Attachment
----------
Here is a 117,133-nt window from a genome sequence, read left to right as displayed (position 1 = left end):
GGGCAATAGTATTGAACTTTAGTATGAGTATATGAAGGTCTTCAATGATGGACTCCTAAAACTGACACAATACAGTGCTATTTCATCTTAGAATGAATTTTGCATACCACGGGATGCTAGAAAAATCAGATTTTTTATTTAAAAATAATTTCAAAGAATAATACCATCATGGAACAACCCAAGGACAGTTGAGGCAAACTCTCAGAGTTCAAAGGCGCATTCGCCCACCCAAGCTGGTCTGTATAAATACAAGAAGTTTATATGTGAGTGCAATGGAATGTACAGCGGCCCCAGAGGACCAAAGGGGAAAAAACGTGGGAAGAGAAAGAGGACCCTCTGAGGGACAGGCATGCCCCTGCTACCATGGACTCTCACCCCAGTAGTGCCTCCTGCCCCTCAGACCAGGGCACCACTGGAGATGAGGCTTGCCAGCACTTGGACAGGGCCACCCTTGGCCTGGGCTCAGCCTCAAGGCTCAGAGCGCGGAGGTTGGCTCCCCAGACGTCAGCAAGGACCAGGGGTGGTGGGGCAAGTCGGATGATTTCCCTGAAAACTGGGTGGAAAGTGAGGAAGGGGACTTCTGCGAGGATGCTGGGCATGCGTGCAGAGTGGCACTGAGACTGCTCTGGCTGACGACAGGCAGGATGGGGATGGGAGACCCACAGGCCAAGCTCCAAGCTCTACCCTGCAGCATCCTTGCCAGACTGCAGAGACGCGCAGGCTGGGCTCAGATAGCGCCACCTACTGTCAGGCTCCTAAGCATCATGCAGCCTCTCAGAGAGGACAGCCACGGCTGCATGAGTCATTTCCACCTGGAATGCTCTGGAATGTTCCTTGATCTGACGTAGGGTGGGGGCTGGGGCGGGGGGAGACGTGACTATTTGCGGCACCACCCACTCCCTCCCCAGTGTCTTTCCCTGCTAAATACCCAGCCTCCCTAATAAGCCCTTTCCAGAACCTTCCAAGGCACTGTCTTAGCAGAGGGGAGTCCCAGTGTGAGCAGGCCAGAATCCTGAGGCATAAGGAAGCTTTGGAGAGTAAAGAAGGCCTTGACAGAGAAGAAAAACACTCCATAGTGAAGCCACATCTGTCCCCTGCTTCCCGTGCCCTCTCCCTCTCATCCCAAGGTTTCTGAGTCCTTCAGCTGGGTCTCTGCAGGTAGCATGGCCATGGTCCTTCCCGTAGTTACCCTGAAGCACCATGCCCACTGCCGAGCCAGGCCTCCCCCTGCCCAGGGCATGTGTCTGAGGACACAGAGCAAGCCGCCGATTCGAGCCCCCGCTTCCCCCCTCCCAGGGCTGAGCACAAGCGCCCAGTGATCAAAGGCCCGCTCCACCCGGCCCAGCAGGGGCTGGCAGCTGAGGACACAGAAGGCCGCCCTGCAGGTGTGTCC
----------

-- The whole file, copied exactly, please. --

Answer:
Here is a 117,133-nt window from a genome sequence, read left to right as displayed (position 1 = left end):
GGGCAATAGTATTGAACTTTAGTATGAGTATATGAAGGTCTTCAATGATGGACTCCTAAAACTGACACAATACAGTGCTATTTCATCTTAGAATGAATTTTGCATACCACGGGATGCTAGAAAAATCAGATTTTTTATTTAAAAATAATTTCAAAGAATAATACCATCATGGAACAACCCAAGGACAGTTGAGGCAAACTCTCAGAGTTCAAAGGCGCATTCGCCCACCCAAGCTGGTCTGTATAAATACAAGAAGTTTATATGTGAGTGCAATGGAATGTACAGCGGCCCCAGAGGACCAAAGGGGAAAAAACGTGGGAAGAGAAAGAGGACCCTCTGAGGGACAGGCATGCCCCTGCTACCATGGACTCTCACCCCAGTAGTGCCTCCTGCCCCTCAGACCAGGGCACCACTGGAGATGAGGCTTGCCAGCACTTGGACAGGGCCACCCTTGGCCTGGGCTCAGCCTCAAGGCTCAGAGCGCGGAGGTTGGCTCCCCAGACGTCAGCAAGGACCAGGGGTGGTGGGGCAAGTCGGATGATTTCCCTGAAAACTGGGTGGAAAGTGAGGAAGGGGACTTCTGCGAGGATGCTGGGCATGCGTGCAGAGTGGCACTGAGACTGCTCTGGCTGACGACAGGCAGGATGGGGATGGGAGACCCACAGGCCAAGCTCCAAGCTCTACCCTGCAGCATCCTTGCCAGACTGCAGAGACGCGCAGGCTGGGCTCAGATAGCGCCACCTACTGTCAGGCTCCTAAGCATCATGCAGCCTCTCAGAGAGGACAGCCACGGCTGCATGAGTCATTTCCACCTGGAATGCTCTGGAATGTTCCTTGATCTGACGTAGGGTGGGGGCTGGGGCGGGGGGAGACGTGACTATTTGCGGCACCACCCACTCCCTCCCCAGTGTCTTTCCCTGCTAAATACCCAGCCTCCCTAATAAGCCCTTTCCAGAACCTTCCAAGGCACTGTCTTAGCAGAGGGGAGTCCCAGTGTGAGCAGGCCAGAATCCTGAGGCATAAGGAAGCTTTGGAGAGTAAAGAAGGCCTTGACAGAGAAGAAAAACACTCCATAGTGAAGCCACATCTGTCCCCTGCTTCCCGTGCCCTCTCCCTCTCATCCCAAGGTTTCTGAGTCCTTCAGCTGGGTCTCTGCAGGTAGCATGGCCATGGTCCTTCCCGTAGTTACCCTGAAGCACCATGCCCACTGCCGAGCCAGGCCTCCCCCTGCCCAGGGCATGTGTCTGAGGACACAGAGCAAGCCGCCGATTCGAGCCCCCGCTTCCCCCCTCCCAGGGCTGAGCACAAGCGCCCAGTGATCAAAGGCCCGCTCCACCCGGCCCAGCAGGGGCTGGCAGCTGAGGACACAGAAGGCCGCCCTGCAGGTGTGTCC